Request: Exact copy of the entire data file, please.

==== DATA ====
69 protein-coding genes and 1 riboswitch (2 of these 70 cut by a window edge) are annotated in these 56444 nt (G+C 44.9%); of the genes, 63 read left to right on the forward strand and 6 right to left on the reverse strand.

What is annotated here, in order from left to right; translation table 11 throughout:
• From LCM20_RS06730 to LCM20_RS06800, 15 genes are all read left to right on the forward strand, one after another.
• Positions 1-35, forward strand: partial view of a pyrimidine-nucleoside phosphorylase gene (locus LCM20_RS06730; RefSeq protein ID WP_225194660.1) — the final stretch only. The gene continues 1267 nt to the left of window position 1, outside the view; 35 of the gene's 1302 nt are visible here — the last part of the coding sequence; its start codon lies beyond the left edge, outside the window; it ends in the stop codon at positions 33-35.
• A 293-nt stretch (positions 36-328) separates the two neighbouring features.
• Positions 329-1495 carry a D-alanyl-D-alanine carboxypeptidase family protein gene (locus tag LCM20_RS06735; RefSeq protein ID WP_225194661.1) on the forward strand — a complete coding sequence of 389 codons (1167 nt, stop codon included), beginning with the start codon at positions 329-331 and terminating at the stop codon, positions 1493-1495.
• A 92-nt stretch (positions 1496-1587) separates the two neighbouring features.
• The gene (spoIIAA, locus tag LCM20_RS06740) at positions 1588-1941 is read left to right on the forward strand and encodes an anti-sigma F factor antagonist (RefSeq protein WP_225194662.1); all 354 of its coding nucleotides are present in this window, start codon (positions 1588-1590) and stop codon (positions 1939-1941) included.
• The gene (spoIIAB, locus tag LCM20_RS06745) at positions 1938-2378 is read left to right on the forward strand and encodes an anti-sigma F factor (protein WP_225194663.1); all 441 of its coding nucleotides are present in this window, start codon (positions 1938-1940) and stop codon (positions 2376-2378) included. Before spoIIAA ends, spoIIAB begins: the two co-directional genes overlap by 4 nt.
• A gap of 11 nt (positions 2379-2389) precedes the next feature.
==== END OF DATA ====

69 protein-coding genes and 1 riboswitch (2 of these 70 cut by a window edge) are annotated in these 56444 nt (G+C 44.9%); of the genes, 63 read left to right on the forward strand and 6 right to left on the reverse strand.

What is annotated here, in order from left to right; translation table 11 throughout:
• From LCM20_RS06730 to LCM20_RS06800, 15 genes are all read left to right on the forward strand, one after another.
• Positions 1-35, forward strand: partial view of a pyrimidine-nucleoside phosphorylase gene (locus LCM20_RS06730; RefSeq protein ID WP_225194660.1) — the final stretch only. The gene continues 1267 nt to the left of window position 1, outside the view; 35 of the gene's 1302 nt are visible here — the last part of the coding sequence; its start codon lies beyond the left edge, outside the window; it ends in the stop codon at positions 33-35.
• A 293-nt stretch (positions 36-328) separates the two neighbouring features.
• Positions 329-1495 carry a D-alanyl-D-alanine carboxypeptidase family protein gene (locus tag LCM20_RS06735; RefSeq protein ID WP_225194661.1) on the forward strand — a complete coding sequence of 389 codons (1167 nt, stop codon included), beginning with the start codon at positions 329-331 and terminating at the stop codon, positions 1493-1495.
• A 92-nt stretch (positions 1496-1587) separates the two neighbouring features.
• The gene (spoIIAA, locus tag LCM20_RS06740) at positions 1588-1941 is read left to right on the forward strand and encodes an anti-sigma F factor antagonist (RefSeq protein WP_225194662.1); all 354 of its coding nucleotides are present in this window, start codon (positions 1588-1590) and stop codon (positions 1939-1941) included.
• The gene (spoIIAB, locus tag LCM20_RS06745) at positions 1938-2378 is read left to right on the forward strand and encodes an anti-sigma F factor (protein WP_225194663.1); all 441 of its coding nucleotides are present in this window, start codon (positions 1938-1940) and stop codon (positions 2376-2378) included. Before spoIIAA ends, spoIIAB begins: the two co-directional genes overlap by 4 nt.
• A gap of 11 nt (positions 2379-2389) precedes the next feature.